Teacher efforts to teach soft skills run into hard reality of testing

I wrote an entry last week on the state’s push to teach soft skills in high school. Here is a response from a newly retired high school teacher, Pat Pepper, on that topic:

Your column “Teaching punctuality 101″ caused me to smile sadly and shake my head. On May 31, I retired after 30 years in the classroom. For most of those years, I was a public high school English teacher here in Georgia.

After my first two years teaching, I quit the classroom because I could not live on the $5,200 a year salary that beginning teachers made. I got a job as an office supervisor for a large insurance company based in Atlanta.

In that position I quickly learned that my most valuable employees were those with enough intelligence to learn their jobs and were reliable in their attendance. I once had to fire the brightest employee I had ever had because I could not count on her to be at work when needed.

When I returned to teaching, I saw a great need to not only teach the hard skills of good communication but the soft ( or “life” as I called them) skills as well. In the ’70s, it seemed that education administrators and teachers were on the same page concerning the importance of both hard and soft skills. That is not the case today.

Because teachers are on the front lines of education, daily working face to face with students, they know that they can only impart hard skills in a well-disciplined class with students who show up regularly. Discipline and attendance are considered soft skills.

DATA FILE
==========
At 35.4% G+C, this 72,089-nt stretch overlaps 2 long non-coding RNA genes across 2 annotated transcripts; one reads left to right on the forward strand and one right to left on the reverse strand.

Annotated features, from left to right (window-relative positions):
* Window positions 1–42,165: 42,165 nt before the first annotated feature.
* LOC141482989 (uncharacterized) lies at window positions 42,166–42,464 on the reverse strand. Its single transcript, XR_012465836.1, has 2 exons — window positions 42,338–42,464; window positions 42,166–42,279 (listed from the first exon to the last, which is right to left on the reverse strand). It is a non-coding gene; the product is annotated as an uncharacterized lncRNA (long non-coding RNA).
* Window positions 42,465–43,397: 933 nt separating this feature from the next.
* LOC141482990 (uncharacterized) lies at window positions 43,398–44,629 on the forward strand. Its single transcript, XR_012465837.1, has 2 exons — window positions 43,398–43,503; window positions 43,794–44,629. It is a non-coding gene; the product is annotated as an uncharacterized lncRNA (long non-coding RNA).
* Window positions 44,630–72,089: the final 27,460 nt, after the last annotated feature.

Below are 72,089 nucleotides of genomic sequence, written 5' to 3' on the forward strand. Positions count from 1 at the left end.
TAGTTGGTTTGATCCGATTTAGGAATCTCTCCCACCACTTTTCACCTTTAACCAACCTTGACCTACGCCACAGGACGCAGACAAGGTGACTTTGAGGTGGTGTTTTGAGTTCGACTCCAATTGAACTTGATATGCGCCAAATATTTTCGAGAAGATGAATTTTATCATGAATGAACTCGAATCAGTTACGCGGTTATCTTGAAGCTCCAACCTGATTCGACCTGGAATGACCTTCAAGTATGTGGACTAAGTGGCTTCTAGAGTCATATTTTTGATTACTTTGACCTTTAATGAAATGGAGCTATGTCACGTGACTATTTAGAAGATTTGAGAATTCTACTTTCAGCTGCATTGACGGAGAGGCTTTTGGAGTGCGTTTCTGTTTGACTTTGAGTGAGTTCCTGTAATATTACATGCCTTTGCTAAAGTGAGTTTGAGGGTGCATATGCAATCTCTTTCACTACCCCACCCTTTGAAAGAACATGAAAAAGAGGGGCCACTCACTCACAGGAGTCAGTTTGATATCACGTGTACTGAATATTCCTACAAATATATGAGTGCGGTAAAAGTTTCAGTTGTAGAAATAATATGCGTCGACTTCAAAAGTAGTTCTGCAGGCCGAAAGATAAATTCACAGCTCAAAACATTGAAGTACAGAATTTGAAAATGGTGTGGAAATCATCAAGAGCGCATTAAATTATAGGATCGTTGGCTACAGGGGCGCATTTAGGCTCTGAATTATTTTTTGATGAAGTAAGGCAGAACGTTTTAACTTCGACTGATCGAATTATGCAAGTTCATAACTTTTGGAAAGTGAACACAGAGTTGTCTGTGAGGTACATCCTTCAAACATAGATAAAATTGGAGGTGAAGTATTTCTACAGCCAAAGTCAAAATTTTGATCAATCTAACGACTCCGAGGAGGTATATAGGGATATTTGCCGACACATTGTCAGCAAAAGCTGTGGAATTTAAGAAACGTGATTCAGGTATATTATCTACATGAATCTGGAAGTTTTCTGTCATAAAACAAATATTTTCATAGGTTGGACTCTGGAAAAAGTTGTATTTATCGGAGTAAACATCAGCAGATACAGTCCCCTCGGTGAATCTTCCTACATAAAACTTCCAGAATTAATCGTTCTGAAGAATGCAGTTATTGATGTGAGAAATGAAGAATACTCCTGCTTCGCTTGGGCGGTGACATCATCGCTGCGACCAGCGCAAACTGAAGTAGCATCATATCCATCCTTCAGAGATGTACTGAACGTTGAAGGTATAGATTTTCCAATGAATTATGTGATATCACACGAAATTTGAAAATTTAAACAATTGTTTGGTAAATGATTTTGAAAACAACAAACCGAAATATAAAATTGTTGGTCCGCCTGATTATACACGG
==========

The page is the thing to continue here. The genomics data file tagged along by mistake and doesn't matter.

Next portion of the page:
Today, because of high-stakes testing, merit pay, and the scramble for both state and federal funds, administrators find themselves having to resort to Machiavellian (”The end justifies the means.”) tactics. Here are a few examples:

1. Attendance

Schools receive federal dollars based on attendance records. In the Georgia school system I retired from, teachers were told that they could not penalize students’ grades due to non-academic behaviors ( such as sleeping in class), but the administration apparently saw no incongruity when they told teachers they had to add a 10 percent bonus to the final exams of all students who had “perfect” attendance. “Perfect” did not really mean perfect, however. In the school system “perfect” meant no more than two excused absences. I never understood how attendance did not qualify as a non-academic behavior, except when thinking in Machiavellian terms.

Georgia law requires students to be present a certain number of days in order to get academic credit. If a student is not in attendance those required days, he or she will fail the class or will have to appeal. The appeal committee must be made up of teachers and administrators.

Teachers, trying to teach the truant a life lesson, usually do not grant the appeals unless there is hard evidence of medical difficulties. The administrators are worried about failure rates, not life lessons. In my school, for several years, the committee was abolished and one sole administrator made all the appeal decisions. You can guess how many appeals were granted.

2. Money

When it comes to the scramble for money, both hard and soft skills take a beating.

1. Pep-rallies: The football team brings in the most money, so it is perfectly all right to take students out of class in order to rev them up to attend the football game. Georgia State Law has set a maximum amount of time that students can be out of class for non-academic events. Try asking the principal for that time log!

2. Hypocritical Classes: Georgia State Law requires high school students to take a Health class. There they learn the importance of good nutrition, but scattered all around the school are vending machines begging them to buy junk food. The school gets a monetary cut of these machines. No wonder they don’t take what we teach seriously.